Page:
Attorneys from the Pharmaceutical Research and Manufacturers of America hit the road in January to explain the updated Code on Interactions with Healthcare Professionals to medical meeting professionals at both the Professional Convention Management Association annual conference and the Healthcare Convention & Exhibitors Association Marketing Summit. But in both cases, attendees left with many questions because the voluntary guidelines, which went into effect in January 2009, are purposely vague.

“It's important that there be flexibility to some degree in interpretation,” said Ann Kaplan, assistant general counsel, PhRMA, speaking at PCMA. It should be up to individual companies to decide what's appropriate or not, not PhRMA.

Logos and Lanyards

Most of the discussion centered around the revision that bans companies from giving out noneducational gifts — the kind of items traditionally given away at trade show booths.

Companies may still provide items designed primarily for the education of patients or healthcare professionals if the items are not of substantial value ($100 or less) and do not have value to healthcare professionals outside of their professional responsibilities. For instance, it's acceptable for a company to give a healthcare professional an anatomical model, as long as the value is below $100, said Jeffrey Francer, assistant general counsel, PhRMA, speaking at HCEA.

But are companies allowed to put their logos on these educational items? The code does not restrict a company from putting a logo on an appropriate educational item, like an anatomical model, but it is up to the individual company to decide, Francer said.

Attendees were also concerned about the code's ramifications for medical convention sponsorships. Are companies allowed to sponsor registration bags and lanyards and put their logos on them? Companies might determine that these sponsorships would not fall under the purview of the code, said Francer, since the code focuses on direct interactions between the company and physicians — while the sponsorship of a bag or lanyard could be seen as an arrangement between the association or event organizer and the pharma company.

Where Are the PhRMA Code Police?

What should medical meeting planners do if one of their attendees reports that an exhibit or sponsor has violated the code?

Kaplan informed the packed room at PCMA that the code is voluntary and that there are no “code police” who are going to storm the meeting if there is an infraction.

What often happens, said session moderator Gregg Talley, CAE, president and CEO of Talley Management Group Inc., Mount Royal, N.J., is that attendees report infractions to meeting planners. About a dozen people in the room concurred, saying they have had people report pharmaceutical company infractions to them at meetings. “What do we do?” Talley asked.

“You are not the police,” said Kaplan. Instead, planners should tell that person to report the violation to the company's compliance officer. A list of companies that have signed on to the code, with their compliance officers' contact info, is available at www.phrma.org.

Gray Areas

Another source of frustration for medical meetings professionals is that since the code has gray areas regarding gifts, meals, and venues, companies interpret the rules differently, providing no concrete standards to help meeting planners ascertain what is in compliance and what's not. “It's frustrating for us,” said Talley. “But it's the reality we are dealing with.”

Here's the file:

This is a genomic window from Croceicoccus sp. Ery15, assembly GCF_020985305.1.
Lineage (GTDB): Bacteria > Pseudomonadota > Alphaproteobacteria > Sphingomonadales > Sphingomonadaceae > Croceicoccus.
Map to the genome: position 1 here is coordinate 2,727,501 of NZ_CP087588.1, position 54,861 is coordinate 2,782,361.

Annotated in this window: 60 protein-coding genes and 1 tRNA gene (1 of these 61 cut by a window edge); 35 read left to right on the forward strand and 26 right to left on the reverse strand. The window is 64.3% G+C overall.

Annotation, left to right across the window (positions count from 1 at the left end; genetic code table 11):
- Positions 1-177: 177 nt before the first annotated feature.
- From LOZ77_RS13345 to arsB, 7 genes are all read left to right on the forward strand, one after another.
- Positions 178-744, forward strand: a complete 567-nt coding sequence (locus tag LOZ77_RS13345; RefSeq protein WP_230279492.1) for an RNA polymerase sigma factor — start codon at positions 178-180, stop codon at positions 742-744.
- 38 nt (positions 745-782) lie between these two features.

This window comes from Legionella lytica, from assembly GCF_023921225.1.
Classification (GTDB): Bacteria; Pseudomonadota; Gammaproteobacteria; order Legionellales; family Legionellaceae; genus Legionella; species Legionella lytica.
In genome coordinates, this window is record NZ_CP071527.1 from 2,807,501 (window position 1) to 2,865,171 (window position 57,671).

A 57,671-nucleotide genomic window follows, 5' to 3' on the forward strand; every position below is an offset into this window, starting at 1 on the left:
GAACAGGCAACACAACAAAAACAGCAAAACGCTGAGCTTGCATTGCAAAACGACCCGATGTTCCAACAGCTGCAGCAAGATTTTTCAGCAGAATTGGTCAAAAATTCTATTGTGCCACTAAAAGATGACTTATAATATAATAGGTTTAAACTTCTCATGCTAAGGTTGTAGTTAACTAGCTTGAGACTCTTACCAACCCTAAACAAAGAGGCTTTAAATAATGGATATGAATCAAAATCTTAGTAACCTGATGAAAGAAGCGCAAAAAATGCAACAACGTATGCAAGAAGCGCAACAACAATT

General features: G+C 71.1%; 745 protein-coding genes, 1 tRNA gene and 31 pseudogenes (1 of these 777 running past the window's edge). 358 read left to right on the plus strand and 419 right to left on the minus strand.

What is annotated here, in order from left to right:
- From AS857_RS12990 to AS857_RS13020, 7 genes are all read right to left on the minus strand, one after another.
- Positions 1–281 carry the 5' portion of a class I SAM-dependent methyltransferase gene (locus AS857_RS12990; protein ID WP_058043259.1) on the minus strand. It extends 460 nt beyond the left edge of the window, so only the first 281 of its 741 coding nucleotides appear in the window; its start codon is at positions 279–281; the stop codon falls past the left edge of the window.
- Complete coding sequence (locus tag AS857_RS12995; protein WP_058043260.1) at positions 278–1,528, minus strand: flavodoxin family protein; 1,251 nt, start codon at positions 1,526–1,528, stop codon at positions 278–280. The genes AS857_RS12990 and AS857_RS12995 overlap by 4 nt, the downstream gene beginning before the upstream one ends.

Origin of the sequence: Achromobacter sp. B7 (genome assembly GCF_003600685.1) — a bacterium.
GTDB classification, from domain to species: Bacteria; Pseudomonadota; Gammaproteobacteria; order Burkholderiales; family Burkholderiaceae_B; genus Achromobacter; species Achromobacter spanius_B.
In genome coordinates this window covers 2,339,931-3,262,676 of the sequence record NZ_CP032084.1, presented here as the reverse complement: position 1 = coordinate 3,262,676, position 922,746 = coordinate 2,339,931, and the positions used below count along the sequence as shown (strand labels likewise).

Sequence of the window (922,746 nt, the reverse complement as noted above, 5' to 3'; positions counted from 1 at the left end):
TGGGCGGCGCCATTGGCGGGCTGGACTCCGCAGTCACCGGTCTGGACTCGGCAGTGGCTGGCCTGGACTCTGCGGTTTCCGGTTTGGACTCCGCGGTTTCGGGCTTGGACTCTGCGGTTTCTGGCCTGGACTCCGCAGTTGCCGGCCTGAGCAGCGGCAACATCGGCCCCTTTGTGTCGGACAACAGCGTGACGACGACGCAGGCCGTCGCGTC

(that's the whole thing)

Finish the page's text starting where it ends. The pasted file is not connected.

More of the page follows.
For more on how medical associations are responding to the code, see our cover story package, beginning on page 22. For info about how companies are responding to the code's ban on resort locations for meetings, see pages 30 and 37.

Sidebar: More Compliance Tips

To gain more insight into how to comply with the updated PhRMA Code on Interactions with Healthcare Professionals, consider attending the Fifth Annual Pharmaceutical Meeting Management Forum, March 29-31 at the Baltimore Convention Center.

Marjorie E. Powell, senior assistant general counsel, PhRMA, will answer specific questions about compliance during several sessions at the forum, including a special workshop on healthcare convention management.

Additional sessions will address the revised AdvaMed code and the latest developments in state, federal, and international regulations affecting pharmaceutical meetings. The forum is organized by Medical Meetings magazine and the Center for Business Intelligence.

Pulse:

  • The Second Annual Alliance for CME PACME Summit will be held May 7-8, 2009, at the Sofitel in Philadelphia. For information, visit www.acme-assn.org.

  • Only 9 percent of physician respondents to a survey conducted by healthcare market research firm Manhattan Research oppose commercial support for CME. If commercial support were halted, nearly one-half of the respondents said they would decrease their participation in CME.

  • The Accreditation Council for CME announced in January that it will begin making more data public about ACCME-accredited providers, including current accreditation status; total number of activities, hours, and participants; acceptance of commercial support; and facilitation of exhibits and advertising.

  • UniversalProcon, Stamford, Conn., a healthcare meetings management company, is expanding its presence in the United Kingdom and Europe by appointing Rowenne Brockfield manager of strategic development-virtual meetings. She had been a project manager with the company.